holy cross sermon for the fifth sunday after pentecost, year c, june 23, 2013

In the Name of the Father, and of the Son, and of the Holy Spirit. Amen.

In today’s reading from Luke, we have the story of theGerasene demoniac, and the infamous “Legion,” whom Jesus casts out of the man, delivering him from his slavery to devils.

Many of you have probably seen the movie “The Exorcist,” and in any case the idea of demonic possession and exorcism is one that fascinates and frightens our culture. But this story from Luke’s gospel certainly isn’t there to frighten us, nor is there to satisfy an idle curiosity about the topography of the spirit world or the operations of its inhabitants. So what ARE we meant to see in this story? What can we learn?

First of all it is important to say that spirits, both good and bad, are real. In the Nicene Creed we profess to believe God to be the creator of “things seen and unseen.” By “things… unseen,” we are not meant to understand the dust-bunnies underneath our sofas. It is talking about the spirit world, the inhabitants of which are not made of matter, and are therefore normally invisible to us. But they do interact with the world we see, and most often, if we are aware of them at all, spirits are known to us by their effects.

The Bible is replete with instances of spiritual beings making themselves known within our world. Today’s Gospel lesson is an example. Another example is the Annunciation, where the archangel Gabriel, a spiritual being in the service of the Lord, announces to the Blessed Virgin Mary that her vocation is to become the Blessed Mother of God.

So spirits are real. That is one very basic lesson from today’s Gospel text. Another basic lesson is that some of them are evil. And, we might add, the evil ones are truly evil. The Presiding Bishop of the Episcopal Church recently preached a sermon in which she referred to demonic possession as something “beautiful and holy.” She is wrong. Evil can have no part of goodness. But as St. Paul says, “The unspiritual [person] does not receive the gifts of the Spirit of God, for they are folly to [her], and [s]he is not able to understand them because they are spiritually discerned,” (1 Corinthians 2.14).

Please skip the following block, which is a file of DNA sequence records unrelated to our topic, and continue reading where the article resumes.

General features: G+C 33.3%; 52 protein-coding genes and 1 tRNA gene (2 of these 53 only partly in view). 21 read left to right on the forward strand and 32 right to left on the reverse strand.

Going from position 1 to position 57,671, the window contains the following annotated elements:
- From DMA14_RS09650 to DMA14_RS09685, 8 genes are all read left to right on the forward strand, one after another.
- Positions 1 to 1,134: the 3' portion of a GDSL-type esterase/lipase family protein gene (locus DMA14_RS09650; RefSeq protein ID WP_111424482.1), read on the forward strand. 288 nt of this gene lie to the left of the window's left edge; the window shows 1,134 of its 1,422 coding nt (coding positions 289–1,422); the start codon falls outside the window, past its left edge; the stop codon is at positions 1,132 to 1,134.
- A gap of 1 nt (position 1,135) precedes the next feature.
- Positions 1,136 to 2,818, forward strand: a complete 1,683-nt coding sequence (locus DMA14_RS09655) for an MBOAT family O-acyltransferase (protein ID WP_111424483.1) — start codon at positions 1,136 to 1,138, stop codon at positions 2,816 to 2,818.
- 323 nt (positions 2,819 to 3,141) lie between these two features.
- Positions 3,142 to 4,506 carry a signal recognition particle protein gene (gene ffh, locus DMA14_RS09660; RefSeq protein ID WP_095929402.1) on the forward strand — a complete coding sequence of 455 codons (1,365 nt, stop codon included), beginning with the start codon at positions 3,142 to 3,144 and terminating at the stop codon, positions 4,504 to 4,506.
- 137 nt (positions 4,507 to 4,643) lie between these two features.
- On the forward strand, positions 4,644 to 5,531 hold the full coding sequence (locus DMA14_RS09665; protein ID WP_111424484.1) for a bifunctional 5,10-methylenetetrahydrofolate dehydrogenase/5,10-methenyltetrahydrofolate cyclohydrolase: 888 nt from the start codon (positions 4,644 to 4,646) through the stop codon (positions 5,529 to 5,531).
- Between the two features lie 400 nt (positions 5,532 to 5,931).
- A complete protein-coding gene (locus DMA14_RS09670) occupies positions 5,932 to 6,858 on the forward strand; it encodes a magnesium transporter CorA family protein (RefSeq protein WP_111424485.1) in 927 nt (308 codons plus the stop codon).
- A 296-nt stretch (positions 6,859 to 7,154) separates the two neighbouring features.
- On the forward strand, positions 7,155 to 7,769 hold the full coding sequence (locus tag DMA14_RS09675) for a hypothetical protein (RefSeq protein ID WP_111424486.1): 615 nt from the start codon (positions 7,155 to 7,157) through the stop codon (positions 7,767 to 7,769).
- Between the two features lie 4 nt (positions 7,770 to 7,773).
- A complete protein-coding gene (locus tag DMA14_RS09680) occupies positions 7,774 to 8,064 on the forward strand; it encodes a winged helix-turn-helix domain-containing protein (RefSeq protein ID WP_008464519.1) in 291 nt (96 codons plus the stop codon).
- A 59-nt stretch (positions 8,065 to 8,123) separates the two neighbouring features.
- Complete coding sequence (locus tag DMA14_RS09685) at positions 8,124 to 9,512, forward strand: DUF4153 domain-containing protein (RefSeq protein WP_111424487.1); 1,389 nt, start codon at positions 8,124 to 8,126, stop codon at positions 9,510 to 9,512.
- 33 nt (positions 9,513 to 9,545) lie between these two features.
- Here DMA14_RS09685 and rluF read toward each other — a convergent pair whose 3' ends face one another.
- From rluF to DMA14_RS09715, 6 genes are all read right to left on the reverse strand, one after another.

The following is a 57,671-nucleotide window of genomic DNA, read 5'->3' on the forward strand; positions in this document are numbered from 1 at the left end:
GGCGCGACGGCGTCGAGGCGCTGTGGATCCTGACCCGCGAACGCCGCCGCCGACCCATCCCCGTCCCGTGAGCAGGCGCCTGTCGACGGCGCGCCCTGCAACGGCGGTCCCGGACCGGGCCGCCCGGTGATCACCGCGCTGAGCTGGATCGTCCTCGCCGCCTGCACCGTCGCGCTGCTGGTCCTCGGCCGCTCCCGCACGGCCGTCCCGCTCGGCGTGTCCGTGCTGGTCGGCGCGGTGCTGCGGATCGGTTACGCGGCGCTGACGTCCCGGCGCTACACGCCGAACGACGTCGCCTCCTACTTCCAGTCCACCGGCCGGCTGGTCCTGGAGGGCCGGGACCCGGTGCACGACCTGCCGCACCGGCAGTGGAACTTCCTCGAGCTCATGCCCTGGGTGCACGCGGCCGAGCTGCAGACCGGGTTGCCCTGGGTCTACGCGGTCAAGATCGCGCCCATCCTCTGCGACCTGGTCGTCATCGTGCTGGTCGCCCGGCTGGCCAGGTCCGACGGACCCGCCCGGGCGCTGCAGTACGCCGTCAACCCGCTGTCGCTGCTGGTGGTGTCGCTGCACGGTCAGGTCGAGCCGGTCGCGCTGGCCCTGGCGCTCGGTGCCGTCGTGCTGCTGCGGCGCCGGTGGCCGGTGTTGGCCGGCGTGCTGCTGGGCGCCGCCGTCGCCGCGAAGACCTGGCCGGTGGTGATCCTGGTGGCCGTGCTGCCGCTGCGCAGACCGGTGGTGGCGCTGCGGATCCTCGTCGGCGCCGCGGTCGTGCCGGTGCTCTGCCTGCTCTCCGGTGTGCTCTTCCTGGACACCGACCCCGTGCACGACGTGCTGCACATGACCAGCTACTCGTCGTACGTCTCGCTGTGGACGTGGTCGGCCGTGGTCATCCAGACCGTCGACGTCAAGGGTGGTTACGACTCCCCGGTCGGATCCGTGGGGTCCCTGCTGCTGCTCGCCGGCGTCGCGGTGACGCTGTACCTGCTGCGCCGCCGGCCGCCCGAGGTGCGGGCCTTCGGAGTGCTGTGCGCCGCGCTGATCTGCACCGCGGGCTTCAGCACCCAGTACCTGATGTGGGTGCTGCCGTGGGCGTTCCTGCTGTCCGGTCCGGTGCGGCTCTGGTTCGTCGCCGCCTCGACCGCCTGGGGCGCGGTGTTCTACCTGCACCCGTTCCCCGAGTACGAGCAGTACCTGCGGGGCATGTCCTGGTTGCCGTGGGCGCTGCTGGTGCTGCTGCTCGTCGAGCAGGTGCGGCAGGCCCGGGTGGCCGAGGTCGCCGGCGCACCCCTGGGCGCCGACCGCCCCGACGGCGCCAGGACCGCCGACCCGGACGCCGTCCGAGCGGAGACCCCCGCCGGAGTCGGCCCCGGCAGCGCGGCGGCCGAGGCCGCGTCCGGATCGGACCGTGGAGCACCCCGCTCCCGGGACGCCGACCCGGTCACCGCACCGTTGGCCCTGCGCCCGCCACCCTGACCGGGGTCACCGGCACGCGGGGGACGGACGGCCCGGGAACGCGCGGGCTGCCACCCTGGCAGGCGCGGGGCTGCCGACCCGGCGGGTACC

Evil spirits are evil. And one of the primary reasons for this, or one of the primary aspects of this (depending on how you look at it), is that their mission is death. They want to kill us. That is primarily what they are about. And one of the main weapons in their arsenal is mendacity: lying and perverting the truth. Experience has taught this, but Jesus also taught it. Jesus said, “[The devil] was a murderer from the beginning, and has nothing to do with the truth, because there is no truth in him. When he lies, he speaks according to his own nature, for he is a liar and the father of lies,” (John 8.44). We see this too at the very get-go, in Genesis, when the serpent shows up to rob mankind of life by telling him a lie (cf. Genesis 3). The goal of Satan and his minions is to kill us, and their main tool is mendacity – lying.

But why should mendacity be so useful to the demons? The answer lies under the surface of today’s text:

“When he saw Jesus, he cried out and fell down before him, and said with a loud voice, “What have you to do with me, Jesus, Son of the Most High God? I beseech you, do not torment me.” For he had commanded the unclean spirit to come out of the man…. Jesus then asked him, “What is your name?” And he said, “Legion”; for many demons had entered him. And they begged him not to command them to depart into the abyss. Now a large herd of swine was feeding there on the hillside; and they begged him to let them enter these. So [Jesus] gave them leave.”